Nests may be used more than once in a season or even in multiple seasons.

Nest boxes


House Finches will use nest boxes. They need a larger entry hole size of 2 inches. At this size they may be out-competed by House Sparrows or Starlings, though.

The floor should be about 6x6 inches or 5x5 inches at the smallest. The floor to ceiling height can also be 6 inches. They entry hole should be 4-1/2 up from the floor.

Mount the box 5-10 feet high.

Most nest boxes you can buy are made with smaller entry holes for chickadees, wrens, and bluebirds. If I was to build a nest box for House Finches, it would not be totally enclosed. I would build the entrance as a half-wall maybe 3-4 inches high, with an opening at least 2 inches tall across the top.

Here is one from Amazon with a very large entry hole that I think House Finches would use. You could mount it on the side of your garage, or in a carport, or under your eaves on your porch.



Eggs


As mentioned, House Finches can lay 6 batches or clutches of eggs in a single season. Usually, though, they only lay that many if the eggs or nestlings are taken by a predator before they fledge. There is only time enough during a breeding season to successfully lay about 3 broods.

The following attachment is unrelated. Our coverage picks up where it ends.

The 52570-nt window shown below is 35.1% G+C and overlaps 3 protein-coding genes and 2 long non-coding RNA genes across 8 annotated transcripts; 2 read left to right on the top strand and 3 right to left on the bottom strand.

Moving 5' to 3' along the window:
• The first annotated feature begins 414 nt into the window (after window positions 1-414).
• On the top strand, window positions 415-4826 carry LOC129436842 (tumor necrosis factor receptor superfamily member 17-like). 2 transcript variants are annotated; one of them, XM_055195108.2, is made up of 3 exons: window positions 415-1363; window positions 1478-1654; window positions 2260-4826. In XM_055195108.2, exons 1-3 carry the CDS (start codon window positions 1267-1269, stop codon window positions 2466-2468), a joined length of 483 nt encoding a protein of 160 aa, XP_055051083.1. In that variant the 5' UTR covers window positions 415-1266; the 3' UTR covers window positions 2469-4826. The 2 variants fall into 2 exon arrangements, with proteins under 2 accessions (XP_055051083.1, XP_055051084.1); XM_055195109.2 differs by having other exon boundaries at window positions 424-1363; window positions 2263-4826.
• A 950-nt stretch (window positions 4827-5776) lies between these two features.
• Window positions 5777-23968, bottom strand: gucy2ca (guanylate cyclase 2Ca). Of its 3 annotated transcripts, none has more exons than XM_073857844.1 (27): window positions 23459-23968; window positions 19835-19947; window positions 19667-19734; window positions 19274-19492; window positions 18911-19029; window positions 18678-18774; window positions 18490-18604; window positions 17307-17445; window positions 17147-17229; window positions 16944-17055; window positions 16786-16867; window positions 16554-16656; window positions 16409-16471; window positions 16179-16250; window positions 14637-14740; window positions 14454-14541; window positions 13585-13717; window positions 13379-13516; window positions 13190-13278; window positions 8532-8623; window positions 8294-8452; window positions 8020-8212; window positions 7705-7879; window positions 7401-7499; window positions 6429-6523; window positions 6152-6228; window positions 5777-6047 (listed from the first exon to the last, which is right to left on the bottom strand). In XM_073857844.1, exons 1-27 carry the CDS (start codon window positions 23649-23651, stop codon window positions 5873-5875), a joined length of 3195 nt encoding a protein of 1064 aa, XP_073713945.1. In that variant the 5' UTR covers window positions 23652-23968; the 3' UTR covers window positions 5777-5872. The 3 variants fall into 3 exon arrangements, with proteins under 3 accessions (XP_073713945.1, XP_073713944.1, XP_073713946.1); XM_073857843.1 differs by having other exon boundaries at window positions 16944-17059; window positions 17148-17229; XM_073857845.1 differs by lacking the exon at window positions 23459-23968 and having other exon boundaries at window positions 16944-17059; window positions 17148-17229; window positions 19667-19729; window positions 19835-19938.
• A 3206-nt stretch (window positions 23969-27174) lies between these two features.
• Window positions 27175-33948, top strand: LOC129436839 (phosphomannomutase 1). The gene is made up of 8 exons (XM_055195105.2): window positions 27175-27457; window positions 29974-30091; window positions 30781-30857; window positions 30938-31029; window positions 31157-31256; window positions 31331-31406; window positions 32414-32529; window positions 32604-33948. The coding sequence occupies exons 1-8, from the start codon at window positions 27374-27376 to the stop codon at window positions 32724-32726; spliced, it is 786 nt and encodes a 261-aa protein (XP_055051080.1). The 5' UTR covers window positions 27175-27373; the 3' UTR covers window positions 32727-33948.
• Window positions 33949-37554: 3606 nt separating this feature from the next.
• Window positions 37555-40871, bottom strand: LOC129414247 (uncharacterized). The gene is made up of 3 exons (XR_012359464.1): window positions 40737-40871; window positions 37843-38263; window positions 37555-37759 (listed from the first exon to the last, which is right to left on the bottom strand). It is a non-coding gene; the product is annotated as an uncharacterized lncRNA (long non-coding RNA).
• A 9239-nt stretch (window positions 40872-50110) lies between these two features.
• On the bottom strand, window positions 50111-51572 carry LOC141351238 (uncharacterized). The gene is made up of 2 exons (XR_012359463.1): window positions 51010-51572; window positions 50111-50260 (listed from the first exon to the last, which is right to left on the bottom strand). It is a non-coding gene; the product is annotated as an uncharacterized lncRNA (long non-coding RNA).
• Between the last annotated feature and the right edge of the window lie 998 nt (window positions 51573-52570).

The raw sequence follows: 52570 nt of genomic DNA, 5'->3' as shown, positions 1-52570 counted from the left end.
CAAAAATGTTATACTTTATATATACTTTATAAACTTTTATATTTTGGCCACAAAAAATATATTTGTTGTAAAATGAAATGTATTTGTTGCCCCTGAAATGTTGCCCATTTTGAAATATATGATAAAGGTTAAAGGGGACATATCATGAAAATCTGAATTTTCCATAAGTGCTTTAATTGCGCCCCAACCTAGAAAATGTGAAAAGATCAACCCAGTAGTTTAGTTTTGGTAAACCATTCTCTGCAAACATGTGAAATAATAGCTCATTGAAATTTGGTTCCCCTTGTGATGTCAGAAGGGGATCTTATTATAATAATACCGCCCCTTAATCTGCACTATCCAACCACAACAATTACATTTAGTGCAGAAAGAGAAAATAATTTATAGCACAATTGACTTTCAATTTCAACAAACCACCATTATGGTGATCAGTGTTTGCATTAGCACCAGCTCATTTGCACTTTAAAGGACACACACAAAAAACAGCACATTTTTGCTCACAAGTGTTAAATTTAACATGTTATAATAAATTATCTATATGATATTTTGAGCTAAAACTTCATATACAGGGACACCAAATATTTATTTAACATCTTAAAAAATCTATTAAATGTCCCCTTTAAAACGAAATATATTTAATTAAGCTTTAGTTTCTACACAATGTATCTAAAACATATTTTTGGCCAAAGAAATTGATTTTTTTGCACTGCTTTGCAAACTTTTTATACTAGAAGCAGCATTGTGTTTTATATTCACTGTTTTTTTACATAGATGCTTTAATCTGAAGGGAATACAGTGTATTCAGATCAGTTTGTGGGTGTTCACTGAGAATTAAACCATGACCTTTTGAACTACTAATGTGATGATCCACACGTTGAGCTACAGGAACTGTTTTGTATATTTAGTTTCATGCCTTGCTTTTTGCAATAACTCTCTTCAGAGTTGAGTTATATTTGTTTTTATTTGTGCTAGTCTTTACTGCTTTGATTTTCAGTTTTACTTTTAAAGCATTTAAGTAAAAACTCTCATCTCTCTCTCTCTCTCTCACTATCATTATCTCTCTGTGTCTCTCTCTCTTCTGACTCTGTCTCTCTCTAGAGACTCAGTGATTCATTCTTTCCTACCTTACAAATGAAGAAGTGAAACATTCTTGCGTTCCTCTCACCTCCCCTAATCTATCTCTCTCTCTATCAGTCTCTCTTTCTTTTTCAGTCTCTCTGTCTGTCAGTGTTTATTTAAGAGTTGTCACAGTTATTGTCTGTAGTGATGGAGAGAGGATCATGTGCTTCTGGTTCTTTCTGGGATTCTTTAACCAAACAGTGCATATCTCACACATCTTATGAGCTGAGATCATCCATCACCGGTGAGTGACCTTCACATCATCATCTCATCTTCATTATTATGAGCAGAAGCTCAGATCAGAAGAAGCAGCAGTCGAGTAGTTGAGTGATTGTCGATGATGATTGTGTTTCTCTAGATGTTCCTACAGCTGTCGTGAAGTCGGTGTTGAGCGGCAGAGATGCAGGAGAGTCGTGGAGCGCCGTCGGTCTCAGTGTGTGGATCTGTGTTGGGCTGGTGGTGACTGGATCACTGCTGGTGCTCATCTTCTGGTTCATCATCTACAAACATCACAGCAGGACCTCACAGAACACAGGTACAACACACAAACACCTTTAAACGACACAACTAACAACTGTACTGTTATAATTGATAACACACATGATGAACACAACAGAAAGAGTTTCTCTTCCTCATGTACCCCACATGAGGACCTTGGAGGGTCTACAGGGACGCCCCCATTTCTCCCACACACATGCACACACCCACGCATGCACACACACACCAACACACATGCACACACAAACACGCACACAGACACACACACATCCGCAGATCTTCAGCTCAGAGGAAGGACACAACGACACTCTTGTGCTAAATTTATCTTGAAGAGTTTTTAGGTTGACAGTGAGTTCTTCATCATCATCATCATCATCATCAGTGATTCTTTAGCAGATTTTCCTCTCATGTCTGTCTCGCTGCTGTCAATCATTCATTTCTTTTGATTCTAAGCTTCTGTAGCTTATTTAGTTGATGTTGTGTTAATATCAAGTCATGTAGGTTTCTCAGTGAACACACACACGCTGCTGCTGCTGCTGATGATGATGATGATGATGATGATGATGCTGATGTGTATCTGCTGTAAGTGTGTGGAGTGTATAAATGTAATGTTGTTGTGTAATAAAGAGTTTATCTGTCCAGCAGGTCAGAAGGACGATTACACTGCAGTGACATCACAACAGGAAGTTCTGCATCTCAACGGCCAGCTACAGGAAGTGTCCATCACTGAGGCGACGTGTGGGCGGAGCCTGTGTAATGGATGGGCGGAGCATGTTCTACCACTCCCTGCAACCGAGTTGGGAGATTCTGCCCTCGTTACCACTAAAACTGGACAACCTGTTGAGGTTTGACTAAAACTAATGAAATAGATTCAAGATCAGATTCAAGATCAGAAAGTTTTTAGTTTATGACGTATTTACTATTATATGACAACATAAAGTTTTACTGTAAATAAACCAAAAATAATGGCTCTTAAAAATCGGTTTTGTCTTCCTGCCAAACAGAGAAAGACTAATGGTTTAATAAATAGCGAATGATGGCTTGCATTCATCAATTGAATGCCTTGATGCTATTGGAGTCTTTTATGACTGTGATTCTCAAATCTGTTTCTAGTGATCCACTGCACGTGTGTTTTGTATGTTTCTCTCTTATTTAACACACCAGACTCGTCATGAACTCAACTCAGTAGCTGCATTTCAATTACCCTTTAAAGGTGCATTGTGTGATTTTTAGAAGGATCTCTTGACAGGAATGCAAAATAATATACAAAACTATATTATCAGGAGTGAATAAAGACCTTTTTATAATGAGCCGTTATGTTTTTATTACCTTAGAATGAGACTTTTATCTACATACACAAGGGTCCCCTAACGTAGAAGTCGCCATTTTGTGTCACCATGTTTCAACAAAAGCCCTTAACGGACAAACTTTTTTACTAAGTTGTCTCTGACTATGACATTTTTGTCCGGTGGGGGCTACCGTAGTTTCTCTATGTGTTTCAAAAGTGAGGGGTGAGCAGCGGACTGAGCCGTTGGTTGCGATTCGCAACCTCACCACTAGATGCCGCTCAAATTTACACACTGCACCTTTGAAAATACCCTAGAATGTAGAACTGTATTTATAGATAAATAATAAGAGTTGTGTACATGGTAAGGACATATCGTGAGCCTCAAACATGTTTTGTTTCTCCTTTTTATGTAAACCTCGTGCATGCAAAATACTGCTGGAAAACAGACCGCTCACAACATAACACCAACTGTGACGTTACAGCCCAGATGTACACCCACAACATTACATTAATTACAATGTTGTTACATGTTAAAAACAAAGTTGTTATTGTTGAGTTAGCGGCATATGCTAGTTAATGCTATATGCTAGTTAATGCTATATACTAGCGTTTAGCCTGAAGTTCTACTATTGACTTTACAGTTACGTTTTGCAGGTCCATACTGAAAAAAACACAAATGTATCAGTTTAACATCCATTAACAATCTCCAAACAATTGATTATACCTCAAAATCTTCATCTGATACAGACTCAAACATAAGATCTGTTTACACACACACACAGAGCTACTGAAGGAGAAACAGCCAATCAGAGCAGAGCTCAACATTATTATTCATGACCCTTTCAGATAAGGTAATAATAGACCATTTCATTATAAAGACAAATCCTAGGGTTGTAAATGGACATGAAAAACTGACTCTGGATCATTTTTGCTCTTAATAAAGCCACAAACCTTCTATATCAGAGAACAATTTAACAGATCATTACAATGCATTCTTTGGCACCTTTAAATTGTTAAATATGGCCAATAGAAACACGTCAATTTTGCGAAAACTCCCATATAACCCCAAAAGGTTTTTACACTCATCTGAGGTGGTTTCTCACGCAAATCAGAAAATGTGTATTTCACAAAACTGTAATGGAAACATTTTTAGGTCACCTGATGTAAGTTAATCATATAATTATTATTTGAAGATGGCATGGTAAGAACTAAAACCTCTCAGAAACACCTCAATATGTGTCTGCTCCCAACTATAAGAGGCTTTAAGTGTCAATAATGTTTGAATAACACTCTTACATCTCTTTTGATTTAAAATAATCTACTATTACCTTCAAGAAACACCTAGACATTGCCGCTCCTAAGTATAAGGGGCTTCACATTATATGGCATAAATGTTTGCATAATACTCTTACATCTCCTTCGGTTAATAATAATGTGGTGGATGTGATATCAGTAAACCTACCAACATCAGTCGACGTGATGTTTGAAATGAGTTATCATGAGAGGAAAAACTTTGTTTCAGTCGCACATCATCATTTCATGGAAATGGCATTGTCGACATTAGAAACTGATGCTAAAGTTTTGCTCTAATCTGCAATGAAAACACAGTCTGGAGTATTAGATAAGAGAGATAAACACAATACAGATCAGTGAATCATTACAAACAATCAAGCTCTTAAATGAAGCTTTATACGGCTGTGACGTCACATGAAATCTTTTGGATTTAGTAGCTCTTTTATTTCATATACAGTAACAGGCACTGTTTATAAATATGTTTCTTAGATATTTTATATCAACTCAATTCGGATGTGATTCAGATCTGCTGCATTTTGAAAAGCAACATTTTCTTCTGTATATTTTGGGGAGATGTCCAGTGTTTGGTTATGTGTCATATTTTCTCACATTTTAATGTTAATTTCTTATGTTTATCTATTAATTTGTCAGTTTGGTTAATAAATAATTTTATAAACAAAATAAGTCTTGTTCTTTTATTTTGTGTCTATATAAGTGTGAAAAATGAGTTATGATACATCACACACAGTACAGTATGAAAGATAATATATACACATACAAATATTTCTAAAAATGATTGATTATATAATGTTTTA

The female lays 2-6 eggs (usually 4-5). House Finch eggs are about 0.6 to 0.8 inches long. They are bluish-white or pale greenish-white in color. They have some black speckling on the larger end.

Eggs are usually laid in the morning, one egg per day. Incubation begins when the clutch is complete so they all hatch about the same time. The female does all the incubation of the eggs. They hatch in about 13-14 days. The female usually removes the egg shells from the nest after they hatch. During this incubation time the male may feed the female on the nest.

Because the breeding season is long, with multiple clutches, nests with eggs may be found February through August in the U.S.


This video documents the nestling period. It starts the day after the eggs hatch and continues 12 days until the new House Finches fly away!



Young--nestlings and fledglings


The young hatch naked and blind. Both parents feed the nestlings. The young are fed regurgitated dandelion seeds and similar small weed seeds. The parents keep the nest clean by carrying away or eating the fecal sacs of the baby birds. Yuck!

The young fledge from the nest when 12-19 days old. Once out of the nest the dad keeps feeding the fledglings for another 2 weeks. They learn how to fly and find their own food while chasing dad around and begging him to feed them!

Mom, on the other hand, abandons the family and lays another set of eggs. She either fixes up the old nest or builds a new one. When the male returns it is almost hatching time for the new brood and feeding the babies starts all over again!

Once independent, young birds start to form large flocks that they will stay in until spring.

Photo of a juvenile House Finch (downy feathers on head) perched on a blackberry bramble
Juvenile House Finch
(see downy feather on head?)
Photo by Greg Gillson

Back to the overview page on attracting House Finches.